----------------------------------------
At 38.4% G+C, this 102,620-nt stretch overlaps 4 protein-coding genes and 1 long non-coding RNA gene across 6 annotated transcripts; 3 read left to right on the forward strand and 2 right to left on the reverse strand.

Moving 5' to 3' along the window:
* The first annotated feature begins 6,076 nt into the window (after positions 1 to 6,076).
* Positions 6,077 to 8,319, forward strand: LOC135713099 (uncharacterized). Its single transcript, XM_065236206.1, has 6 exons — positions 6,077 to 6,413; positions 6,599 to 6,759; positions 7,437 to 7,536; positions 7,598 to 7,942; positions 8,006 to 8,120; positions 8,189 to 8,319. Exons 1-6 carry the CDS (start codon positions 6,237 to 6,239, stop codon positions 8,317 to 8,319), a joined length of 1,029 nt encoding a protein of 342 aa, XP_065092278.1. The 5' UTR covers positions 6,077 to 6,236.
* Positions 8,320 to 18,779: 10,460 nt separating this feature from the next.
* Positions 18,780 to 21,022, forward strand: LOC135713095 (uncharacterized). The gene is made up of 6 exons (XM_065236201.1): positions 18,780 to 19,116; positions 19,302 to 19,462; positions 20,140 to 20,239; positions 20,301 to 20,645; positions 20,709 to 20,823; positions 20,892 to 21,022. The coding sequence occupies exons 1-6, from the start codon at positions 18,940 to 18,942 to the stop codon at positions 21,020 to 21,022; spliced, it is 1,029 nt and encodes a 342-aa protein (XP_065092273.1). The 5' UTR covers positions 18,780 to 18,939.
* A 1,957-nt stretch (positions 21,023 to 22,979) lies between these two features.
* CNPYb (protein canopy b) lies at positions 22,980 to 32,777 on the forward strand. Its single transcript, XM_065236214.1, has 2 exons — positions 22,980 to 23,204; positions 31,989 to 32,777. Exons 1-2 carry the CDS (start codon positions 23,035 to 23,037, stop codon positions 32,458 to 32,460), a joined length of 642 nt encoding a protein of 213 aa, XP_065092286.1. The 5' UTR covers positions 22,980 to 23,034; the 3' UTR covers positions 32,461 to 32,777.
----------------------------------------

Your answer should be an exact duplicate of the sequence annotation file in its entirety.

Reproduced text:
At 38.4% G+C, this 102,620-nt stretch overlaps 4 protein-coding genes and 1 long non-coding RNA gene across 6 annotated transcripts; 3 read left to right on the forward strand and 2 right to left on the reverse strand.

Moving 5' to 3' along the window:
* The first annotated feature begins 6,076 nt into the window (after positions 1 to 6,076).
* Positions 6,077 to 8,319, forward strand: LOC135713099 (uncharacterized). Its single transcript, XM_065236206.1, has 6 exons — positions 6,077 to 6,413; positions 6,599 to 6,759; positions 7,437 to 7,536; positions 7,598 to 7,942; positions 8,006 to 8,120; positions 8,189 to 8,319. Exons 1-6 carry the CDS (start codon positions 6,237 to 6,239, stop codon positions 8,317 to 8,319), a joined length of 1,029 nt encoding a protein of 342 aa, XP_065092278.1. The 5' UTR covers positions 6,077 to 6,236.
* Positions 8,320 to 18,779: 10,460 nt separating this feature from the next.
* Positions 18,780 to 21,022, forward strand: LOC135713095 (uncharacterized). The gene is made up of 6 exons (XM_065236201.1): positions 18,780 to 19,116; positions 19,302 to 19,462; positions 20,140 to 20,239; positions 20,301 to 20,645; positions 20,709 to 20,823; positions 20,892 to 21,022. The coding sequence occupies exons 1-6, from the start codon at positions 18,940 to 18,942 to the stop codon at positions 21,020 to 21,022; spliced, it is 1,029 nt and encodes a 342-aa protein (XP_065092273.1). The 5' UTR covers positions 18,780 to 18,939.
* A 1,957-nt stretch (positions 21,023 to 22,979) lies between these two features.
* CNPYb (protein canopy b) lies at positions 22,980 to 32,777 on the forward strand. Its single transcript, XM_065236214.1, has 2 exons — positions 22,980 to 23,204; positions 31,989 to 32,777. Exons 1-2 carry the CDS (start codon positions 23,035 to 23,037, stop codon positions 32,458 to 32,460), a joined length of 642 nt encoding a protein of 213 aa, XP_065092286.1. The 5' UTR covers positions 22,980 to 23,034; the 3' UTR covers positions 32,461 to 32,777.